Ms. Doe is seated in the front passenger seat when police pull you over for a traffic infraction.
The order of protection and Ms. Doe’s name both pop up when the officer runs your driver’s license.
You’re seated in the front passenger seat when police pull Ms. Doe over for a traffic infraction.
The restraining order pops up when the officer runs Ms. Doe’s driver’s license. So does your name, and your physical description.
Four: On a Plane
Running your name through a database as you re-enter the US, Customs sees an order of protection against you.
Customs determines you are traveling with Ms. Doe because: a) you and Ms. Doe are walking together, side by side; b) you and/or Ms. Doe admit you’re traveling together; and c) the flight manifest lists you and Ms. Doe occupying adjacent seats on the same flight.
Don’t Violate an Order of Protection
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Five: Conceiving a Child
You and Ms. Doe are the parents named in your child’s birth certificate. Given the date of birth, your child could have been conceived only while the order of protection was in effect.
The birth certificate and a DNA test will prove you violated the order.
Six: Security Cameras
Security cameras at the entrance to Ms. Doe’s apartment building record you entering and exiting Ms. Doe’s building on numerous occasions while the order was in effect.
Seven: Inmate Phone Calls
Rikers Island records all inmate telephone calls, including your calls to Ms. Doe. The DA reviews these recordings in domestic violence cases.
On one recording, the DA hears you speak with Ms. Doe, in violation of the order – telling Ms. Doe that the judge will dismiss your case if she doesn’t come to court.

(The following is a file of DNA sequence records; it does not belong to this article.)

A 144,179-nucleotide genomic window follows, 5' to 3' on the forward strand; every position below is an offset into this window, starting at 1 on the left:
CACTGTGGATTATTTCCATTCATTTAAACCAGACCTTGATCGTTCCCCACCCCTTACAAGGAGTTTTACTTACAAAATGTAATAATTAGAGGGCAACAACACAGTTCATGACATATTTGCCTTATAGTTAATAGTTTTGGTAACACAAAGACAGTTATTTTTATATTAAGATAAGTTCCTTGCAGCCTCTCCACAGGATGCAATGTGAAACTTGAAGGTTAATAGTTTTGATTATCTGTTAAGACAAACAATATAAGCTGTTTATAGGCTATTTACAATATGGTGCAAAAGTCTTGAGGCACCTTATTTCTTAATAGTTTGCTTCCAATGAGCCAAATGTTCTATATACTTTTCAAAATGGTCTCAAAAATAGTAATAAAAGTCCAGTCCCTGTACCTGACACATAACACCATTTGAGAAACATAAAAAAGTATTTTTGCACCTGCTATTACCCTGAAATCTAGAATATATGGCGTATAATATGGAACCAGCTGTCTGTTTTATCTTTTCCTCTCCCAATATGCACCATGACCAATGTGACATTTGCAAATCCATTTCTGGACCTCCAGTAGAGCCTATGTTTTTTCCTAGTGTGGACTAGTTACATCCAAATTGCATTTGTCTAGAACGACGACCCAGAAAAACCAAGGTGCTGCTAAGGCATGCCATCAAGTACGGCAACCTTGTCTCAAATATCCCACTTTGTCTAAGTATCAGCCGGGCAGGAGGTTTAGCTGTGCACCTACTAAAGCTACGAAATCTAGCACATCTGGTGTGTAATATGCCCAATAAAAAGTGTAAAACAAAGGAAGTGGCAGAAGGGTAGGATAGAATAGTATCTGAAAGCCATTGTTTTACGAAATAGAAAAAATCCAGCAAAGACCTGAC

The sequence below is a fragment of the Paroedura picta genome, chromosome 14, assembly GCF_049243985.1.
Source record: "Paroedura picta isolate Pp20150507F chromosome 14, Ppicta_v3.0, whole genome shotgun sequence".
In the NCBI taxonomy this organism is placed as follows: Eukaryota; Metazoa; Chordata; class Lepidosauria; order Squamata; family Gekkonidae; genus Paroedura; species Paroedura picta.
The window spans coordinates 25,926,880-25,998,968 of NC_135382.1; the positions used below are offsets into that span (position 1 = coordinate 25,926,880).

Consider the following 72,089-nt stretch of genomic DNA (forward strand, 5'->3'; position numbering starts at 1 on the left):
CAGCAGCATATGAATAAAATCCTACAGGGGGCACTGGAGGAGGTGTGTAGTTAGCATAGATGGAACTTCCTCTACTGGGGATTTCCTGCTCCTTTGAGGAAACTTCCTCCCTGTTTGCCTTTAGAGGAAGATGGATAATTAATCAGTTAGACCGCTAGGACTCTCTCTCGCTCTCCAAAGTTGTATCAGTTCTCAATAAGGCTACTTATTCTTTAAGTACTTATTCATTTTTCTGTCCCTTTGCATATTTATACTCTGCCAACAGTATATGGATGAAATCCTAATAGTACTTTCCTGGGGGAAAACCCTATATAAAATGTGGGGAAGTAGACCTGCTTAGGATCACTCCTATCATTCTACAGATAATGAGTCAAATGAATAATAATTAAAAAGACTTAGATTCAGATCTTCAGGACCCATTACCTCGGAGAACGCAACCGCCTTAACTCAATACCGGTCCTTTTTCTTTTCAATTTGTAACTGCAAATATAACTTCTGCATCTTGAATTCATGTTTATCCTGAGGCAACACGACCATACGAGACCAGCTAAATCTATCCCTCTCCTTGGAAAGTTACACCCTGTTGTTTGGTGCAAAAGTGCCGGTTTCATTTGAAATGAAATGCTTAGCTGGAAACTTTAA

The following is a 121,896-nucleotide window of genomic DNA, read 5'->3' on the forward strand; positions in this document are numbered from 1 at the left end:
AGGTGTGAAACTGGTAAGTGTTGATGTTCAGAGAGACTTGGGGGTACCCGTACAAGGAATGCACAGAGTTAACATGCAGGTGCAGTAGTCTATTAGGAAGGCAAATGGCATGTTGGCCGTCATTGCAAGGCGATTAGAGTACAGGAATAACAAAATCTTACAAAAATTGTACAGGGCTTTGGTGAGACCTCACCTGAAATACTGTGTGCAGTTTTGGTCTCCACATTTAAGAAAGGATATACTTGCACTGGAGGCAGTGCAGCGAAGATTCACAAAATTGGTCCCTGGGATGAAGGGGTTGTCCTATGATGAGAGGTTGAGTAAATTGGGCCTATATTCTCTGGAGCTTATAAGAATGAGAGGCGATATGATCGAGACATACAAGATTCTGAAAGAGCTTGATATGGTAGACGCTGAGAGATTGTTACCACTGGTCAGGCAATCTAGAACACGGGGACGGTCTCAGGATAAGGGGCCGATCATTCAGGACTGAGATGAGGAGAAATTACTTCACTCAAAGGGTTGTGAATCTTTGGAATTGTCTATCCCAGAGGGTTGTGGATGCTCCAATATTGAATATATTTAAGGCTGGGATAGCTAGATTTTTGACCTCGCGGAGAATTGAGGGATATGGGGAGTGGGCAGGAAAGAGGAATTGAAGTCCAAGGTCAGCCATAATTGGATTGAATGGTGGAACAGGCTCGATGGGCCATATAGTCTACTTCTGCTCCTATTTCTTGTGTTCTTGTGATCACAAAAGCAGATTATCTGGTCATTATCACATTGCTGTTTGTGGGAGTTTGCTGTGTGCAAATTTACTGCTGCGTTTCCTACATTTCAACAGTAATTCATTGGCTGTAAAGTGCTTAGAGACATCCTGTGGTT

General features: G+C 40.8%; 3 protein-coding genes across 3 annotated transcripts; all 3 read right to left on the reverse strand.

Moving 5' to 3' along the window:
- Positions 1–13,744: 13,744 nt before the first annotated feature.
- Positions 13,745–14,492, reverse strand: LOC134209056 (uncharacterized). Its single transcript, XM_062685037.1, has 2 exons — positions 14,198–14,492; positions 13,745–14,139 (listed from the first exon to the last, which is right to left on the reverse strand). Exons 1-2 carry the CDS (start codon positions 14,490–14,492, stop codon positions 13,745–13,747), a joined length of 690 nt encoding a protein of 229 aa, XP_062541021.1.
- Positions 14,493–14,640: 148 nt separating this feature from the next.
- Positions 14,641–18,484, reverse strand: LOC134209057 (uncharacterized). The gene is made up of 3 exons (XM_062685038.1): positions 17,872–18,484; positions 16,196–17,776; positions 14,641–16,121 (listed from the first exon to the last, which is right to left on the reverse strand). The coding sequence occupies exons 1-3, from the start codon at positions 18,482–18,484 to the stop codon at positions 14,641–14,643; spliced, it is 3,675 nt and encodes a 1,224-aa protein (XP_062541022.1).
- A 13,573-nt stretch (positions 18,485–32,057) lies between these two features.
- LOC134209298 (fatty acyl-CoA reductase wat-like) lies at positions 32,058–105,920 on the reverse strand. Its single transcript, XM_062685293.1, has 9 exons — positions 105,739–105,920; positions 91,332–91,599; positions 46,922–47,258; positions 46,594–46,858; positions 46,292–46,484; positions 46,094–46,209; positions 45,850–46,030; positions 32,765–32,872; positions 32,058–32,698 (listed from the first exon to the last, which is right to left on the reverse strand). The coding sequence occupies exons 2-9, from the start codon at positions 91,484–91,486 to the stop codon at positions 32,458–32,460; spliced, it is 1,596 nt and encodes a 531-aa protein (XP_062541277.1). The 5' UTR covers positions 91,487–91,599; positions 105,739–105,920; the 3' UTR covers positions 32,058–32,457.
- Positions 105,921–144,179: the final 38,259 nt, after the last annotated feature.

The DA hears every other recording of you speaking with Ms. Doe. Each conversation is a separate violation of the order of protection. Ten recorded conversations equals ten separate charges that could be filed against you. Forty recorded conversations equals ….
Eight: Family Members
Ms. Doe’s sister Beth knows about the order. She calls the police to tell them that you’re at Beth’s house right now, violating it.
Beth does this because she’s mad at Ms. Doe, she hates you, or both.
Nine: Your Next Argument with Ms. Doe
You and Ms. Doe have a disagreement.
Ms. Doe wins the argument by calling 911, and reporting: 1) She has a restraining order against you; and 2) You’re at her house right now, violating the order.
Ms. Doe suspects you’ve been cheating on her.
Ms. Doe retaliates by showing police all the texts and emails you’ve been sending her since the judge issued the order of protection.
When police arrest you, you show them the texts and emails on your phone, to prove that Ms. Doe initiated communication with you – she begged you to get back together.
Unfortunately, the messages on your phone are additional proof you violated the order.
Tip of the Iceberg
These are typical ways a person might get caught violating an order of protection – not the only ways. There are many, many more.
No plan to violate an order of protection is close to being foolproof.
Respect for the law should be reason enough not to violate an order of protection.
But if the Penal Law doesn’t motivate you, remember Murphy’s Law: “Anything that can go wrong will go wrong.”
Never violate an order of protection.
Or email Bruce a brief description of your situation: